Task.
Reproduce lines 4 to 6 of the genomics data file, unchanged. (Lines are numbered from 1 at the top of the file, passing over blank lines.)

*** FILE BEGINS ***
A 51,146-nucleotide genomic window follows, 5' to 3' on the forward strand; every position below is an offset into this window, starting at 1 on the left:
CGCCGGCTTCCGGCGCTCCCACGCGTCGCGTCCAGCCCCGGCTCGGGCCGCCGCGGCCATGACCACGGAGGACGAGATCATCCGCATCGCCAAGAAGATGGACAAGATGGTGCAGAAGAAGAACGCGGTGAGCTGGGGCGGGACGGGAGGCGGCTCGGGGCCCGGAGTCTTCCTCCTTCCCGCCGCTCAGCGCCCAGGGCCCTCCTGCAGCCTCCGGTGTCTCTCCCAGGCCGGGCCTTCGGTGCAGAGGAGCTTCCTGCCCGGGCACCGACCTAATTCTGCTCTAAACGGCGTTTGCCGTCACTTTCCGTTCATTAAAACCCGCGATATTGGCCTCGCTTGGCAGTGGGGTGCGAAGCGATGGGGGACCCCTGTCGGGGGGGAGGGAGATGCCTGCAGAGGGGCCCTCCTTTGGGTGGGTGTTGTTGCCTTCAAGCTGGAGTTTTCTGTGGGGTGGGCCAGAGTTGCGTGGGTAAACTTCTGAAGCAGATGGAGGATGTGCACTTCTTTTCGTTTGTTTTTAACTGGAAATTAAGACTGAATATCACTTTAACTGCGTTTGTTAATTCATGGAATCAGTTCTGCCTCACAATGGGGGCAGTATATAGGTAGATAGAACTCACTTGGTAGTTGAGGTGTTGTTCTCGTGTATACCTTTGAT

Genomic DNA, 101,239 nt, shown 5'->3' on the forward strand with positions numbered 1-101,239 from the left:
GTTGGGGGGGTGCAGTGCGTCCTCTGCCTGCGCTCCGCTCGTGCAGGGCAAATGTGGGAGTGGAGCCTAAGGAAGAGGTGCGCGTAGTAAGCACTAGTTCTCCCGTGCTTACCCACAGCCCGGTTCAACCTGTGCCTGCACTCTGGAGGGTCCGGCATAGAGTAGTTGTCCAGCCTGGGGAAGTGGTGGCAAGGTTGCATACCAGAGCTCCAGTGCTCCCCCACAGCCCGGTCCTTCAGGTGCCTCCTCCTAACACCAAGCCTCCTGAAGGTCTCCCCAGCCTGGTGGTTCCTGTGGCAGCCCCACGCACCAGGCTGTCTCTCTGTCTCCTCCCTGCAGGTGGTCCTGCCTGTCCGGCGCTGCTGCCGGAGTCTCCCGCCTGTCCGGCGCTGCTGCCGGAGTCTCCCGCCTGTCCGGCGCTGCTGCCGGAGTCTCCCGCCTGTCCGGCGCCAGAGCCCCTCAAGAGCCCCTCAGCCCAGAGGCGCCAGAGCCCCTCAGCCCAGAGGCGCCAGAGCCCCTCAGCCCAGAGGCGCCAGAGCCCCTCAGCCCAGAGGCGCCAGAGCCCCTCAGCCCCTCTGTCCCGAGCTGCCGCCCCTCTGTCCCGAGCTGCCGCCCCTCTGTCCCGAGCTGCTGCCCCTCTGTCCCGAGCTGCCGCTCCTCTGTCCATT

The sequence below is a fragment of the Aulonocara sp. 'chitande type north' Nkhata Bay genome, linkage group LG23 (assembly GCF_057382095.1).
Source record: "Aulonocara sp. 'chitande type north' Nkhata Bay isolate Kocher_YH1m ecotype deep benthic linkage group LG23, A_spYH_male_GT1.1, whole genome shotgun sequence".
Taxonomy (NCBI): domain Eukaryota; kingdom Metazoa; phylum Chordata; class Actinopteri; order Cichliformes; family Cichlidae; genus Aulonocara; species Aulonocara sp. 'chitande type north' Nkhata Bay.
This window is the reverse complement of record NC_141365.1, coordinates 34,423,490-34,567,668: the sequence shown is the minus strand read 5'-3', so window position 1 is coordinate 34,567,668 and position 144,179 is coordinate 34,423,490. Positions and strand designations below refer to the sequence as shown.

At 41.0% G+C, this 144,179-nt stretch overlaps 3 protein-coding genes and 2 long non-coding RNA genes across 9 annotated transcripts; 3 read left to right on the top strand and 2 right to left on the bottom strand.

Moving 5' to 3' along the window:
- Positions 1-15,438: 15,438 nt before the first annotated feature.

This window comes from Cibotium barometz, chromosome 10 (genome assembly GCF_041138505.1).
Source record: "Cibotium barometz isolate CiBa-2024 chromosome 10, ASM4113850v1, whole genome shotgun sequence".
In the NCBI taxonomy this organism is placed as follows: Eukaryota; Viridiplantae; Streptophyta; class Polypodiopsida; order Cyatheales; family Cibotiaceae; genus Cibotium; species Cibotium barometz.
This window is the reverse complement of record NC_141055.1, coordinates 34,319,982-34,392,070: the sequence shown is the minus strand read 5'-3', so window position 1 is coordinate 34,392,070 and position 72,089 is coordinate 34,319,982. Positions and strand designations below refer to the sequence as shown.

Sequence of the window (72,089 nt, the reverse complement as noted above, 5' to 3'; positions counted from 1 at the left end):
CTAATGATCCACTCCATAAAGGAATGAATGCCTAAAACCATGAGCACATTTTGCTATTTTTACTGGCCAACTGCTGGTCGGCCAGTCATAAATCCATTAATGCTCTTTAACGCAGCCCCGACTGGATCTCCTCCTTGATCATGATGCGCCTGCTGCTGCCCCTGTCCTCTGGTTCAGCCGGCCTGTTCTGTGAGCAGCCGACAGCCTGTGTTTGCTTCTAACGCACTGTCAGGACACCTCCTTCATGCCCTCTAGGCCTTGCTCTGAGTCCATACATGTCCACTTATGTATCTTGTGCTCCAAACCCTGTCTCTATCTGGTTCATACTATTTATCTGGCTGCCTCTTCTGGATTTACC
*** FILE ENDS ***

GTTGGGGGGGTGCAGTGCGTCCTCTGCCTGCGCTCCGCTCGTGCAGGGCAAATGTGGGAGTGGAGCCTAAGGAAGAGGTGCGCGTAGTAAGCACTAGTTCTCCCGTGCTTACCCACAGCCCGGTTCAACCTGTGCCTGCACTCTGGAGGGTCCGGCATAGAGTAGTTGTCCAGCCTGGGGAAGTGGTGGCAAGGTTGCATACCAGAGCTCCAGTGCTCCCCCACAGCCCGGTCCTTCAGGTGCCTCCTCCTAACACCAAGCCTCCTGAAGGTCTCCCCAGCCTGGTGGTTCCTGTGGCAGCCCCACGCACCAGGCTGTCTCTCTGTCTCCTCCCTGCAGGTGGTCCTGCCTGTCCGGCGCTGCTGCCGGAGTCTCCCGCCTGTCCGGCGCTGCTGCCGGAGTCTCCCGCCTGTCCGGCGCTGCTGCCGGAGTCTCCCGCCTGTCCGGCGCCAGAGCCCCTCAAGAGCCCCTCAGCCCAGAGGCGCCAGAGCCCCTCAGCCCAGAGGCGCCAGAGCCCCTCAGCCCAGAGGCGCCAGAGCCCCTCAGCCCAGAGGCGCCAGAGCCCCTCAGCCCCTCTGTCCCGAGCTGCCGCCCCTCTGTCCCGAGCTGCCGCCCCTCTGTCCCGAGCTGCTGCCCCTCTGTCCCGAGCTGCCGCTCCTCTGTCCATT

The sequence below is a fragment of the Aulonocara sp. 'chitande type north' Nkhata Bay genome, linkage group LG23 (assembly GCF_057382095.1).
Source record: "Aulonocara sp. 'chitande type north' Nkhata Bay isolate Kocher_YH1m ecotype deep benthic linkage group LG23, A_spYH_male_GT1.1, whole genome shotgun sequence".